In vivo evaluation of the antitumor effect of Bif@DOX -NPs

A breast cancer xenograft model was established by inoculating 1.0 × 106 4T1 cells (107 cells/mL) into the right leg of Balb/c mice. Once the mean tumor volume reached approximately 90 mm3, the mice were randomly divided into the following groups (n = 10 per group): (1) normal saline (NS), (2) Bif, (3) Bif@BSA-NPs, (4) Bif + DOX, (5) DOX-NPs and (6) Bif@DOX-NPs. The respective drugs were injected via the tail vein once every three days for a total of three times. The weight and tumor volume of mice were also monitored every other day. Three days after the last drug administration, the heart, liver, spleen, lungs, kidneys and tumor tissues were harvested and embedded in paraffin for further analysis. H&E staining was performed for histopathological analysis, and fibrosis was measured by Masson’s Trichome staining. Apoptosis was evaluated using terminal-deoxynucleotidyl transferase (TUNEL) labelling. The in-situ expression of the hypoxia inducible factor (HIF-1α) and SPARC in tumor tissues were analyzed by immunohistochemistry.

To assess early treatment response, Micro-PET/CT scans (Siemens, Germany) were performed 48 h after the last dose. Briefly, the mice were fasted at least 6 h prior to the scan, and injected with 150–250 μCi FDG. Thirty minutes later, the mice were anesthetized via isoflurane inhalation, and whole-body PET/CT scans were performed in two-dimensional mode (10 min per location emission scan) using the parameters of 80 kV, 500 mA and 1.5 mm slice collimation. The PET/CT images were analyzed by two nuclear medicine physicians. The regions of interest (ROIs) on the tumor images were drawn manually and randomly, and the maximum normalized uptake value (SUVmax) and mean uptake value (SUVmean) were calculated using the hottest individual pixel within the tumor.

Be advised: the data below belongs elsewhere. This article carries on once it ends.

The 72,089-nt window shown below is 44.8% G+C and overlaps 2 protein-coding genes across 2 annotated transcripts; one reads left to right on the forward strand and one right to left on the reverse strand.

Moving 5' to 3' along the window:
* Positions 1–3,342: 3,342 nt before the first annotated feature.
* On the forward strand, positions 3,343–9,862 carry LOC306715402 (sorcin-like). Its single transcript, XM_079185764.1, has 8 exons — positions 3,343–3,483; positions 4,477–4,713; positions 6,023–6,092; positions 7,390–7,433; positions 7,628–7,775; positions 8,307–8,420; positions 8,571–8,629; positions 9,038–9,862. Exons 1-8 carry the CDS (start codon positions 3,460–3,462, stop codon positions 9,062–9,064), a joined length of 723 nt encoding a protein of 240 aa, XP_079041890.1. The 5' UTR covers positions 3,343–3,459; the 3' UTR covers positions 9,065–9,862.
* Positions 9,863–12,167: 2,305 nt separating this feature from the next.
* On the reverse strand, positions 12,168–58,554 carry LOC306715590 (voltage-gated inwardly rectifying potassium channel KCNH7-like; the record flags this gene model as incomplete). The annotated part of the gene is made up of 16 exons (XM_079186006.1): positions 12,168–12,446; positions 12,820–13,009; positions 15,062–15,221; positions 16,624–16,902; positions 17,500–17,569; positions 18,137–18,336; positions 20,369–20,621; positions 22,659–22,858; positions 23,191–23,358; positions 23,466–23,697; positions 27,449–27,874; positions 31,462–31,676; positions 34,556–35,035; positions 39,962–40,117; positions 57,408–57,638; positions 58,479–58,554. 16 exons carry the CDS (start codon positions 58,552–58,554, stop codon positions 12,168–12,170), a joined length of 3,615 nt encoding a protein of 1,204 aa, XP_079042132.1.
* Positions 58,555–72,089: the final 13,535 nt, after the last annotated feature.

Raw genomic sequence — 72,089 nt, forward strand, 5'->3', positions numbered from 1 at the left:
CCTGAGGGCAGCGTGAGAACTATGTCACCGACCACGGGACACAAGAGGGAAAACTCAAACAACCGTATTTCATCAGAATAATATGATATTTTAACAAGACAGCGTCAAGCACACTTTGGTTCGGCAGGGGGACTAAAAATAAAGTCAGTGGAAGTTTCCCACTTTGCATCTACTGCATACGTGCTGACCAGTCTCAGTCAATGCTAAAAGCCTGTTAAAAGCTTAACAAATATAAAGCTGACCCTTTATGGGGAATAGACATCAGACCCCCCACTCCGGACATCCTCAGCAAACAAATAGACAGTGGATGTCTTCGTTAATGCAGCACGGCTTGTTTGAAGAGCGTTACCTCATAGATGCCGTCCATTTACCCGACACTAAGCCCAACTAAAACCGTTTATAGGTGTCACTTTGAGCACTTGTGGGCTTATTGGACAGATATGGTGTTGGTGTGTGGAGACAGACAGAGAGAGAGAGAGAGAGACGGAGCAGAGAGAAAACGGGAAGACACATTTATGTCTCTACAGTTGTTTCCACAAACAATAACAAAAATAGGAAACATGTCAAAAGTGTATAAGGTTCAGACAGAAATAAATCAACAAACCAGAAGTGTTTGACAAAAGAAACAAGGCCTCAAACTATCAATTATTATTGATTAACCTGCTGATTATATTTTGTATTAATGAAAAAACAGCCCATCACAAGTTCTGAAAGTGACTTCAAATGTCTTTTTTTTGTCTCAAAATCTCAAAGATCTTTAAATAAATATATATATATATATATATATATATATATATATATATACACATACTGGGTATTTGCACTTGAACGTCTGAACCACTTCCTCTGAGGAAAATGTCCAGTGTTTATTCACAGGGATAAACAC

To investigate the in vivo drug biodistribution, Bif@DOX-NPs were injected through the tail vein, and the mice were euthanized 24 h later. The heart, liver, spleen, lungs, kidneys and tumors were harvested and homogenized, and the homogenates were centrifuged at 10,000 rpm for 10 min. The supernatant was transferred to the colorimetric cup and the fluorescence intensity was measured using a spectrophotometer (Perkin- Elmer LS-55, Smeo Analytical Instruments Co, China).

In vitro hemolysis analysis and in vivo toxicity evaluation of bacterial nanohybrids

One milliliter erythrocyte suspension (0.2%, v/v) was mixed with 1 mL saline containing Bif, BSA-NPs or Bif@BSA-NPs, and incubated at 37 °C for 4 h. The positive control was hemolyzed in double-distilled water and saline was included as the negative control. All samples were centrifuged at 4 °C and 3000 rpm for 6 min, and the OD of the supernatant was measured at 540 nm using a UV–Vis spectrophotometer (UV-5800PC, Shanghai Metash Instruments Co., Ltd., Shanghai, China). The hemolysis rate was calculated according to the following equation

$$\mathrm{Hemolysis \, Rate }(\mathrm{\%}) = \frac{OD \, value \, of \, experimental\, group – OD \, value \, of \, saline\, group}{OD \, value \, of \, positive \, control \, group – OD \, value \, of \, saline \, group}\times 100\mathrm{\%}$$

To study the in vivo toxicity of Bif@DOX-NPs, 12 healthy SD rats were randomly divided into the NS, Bif, Bif + DOX and Bif@DOX-NPs groups (n = 3), and injected intravenously with the respective drugs every three days, three times in total. Blood was collected via the retroorbital route for measuring red blood cells (RBC), white blood cells (WBC), platelets (PLT), hemoglobin (HGB), mean hemoglobin (MCH), mean blood cell volume (MCV), alanine aminotransferase (ALT), aspartate aminotransferase (AST), creatinine (CREA), blood urea nitrogen (BUN) and creatine kinase (CK).

Statistical analysis

All data were expressed as mean ± standard deviation (SD). Two groups were compared using the Student’s t-test, and one-way analysis of variance (ANOVA) was used for multiple group comparison. Survival curves were plotted using the Kaplan–Meier method, and survival times and 95% confidence intervals were compared using the log-rank test. Statistical analyses were performed using GraphPad Prism version 6.07 (GraphPad Software, Inc). P values < 0.05 were considered statistically significant.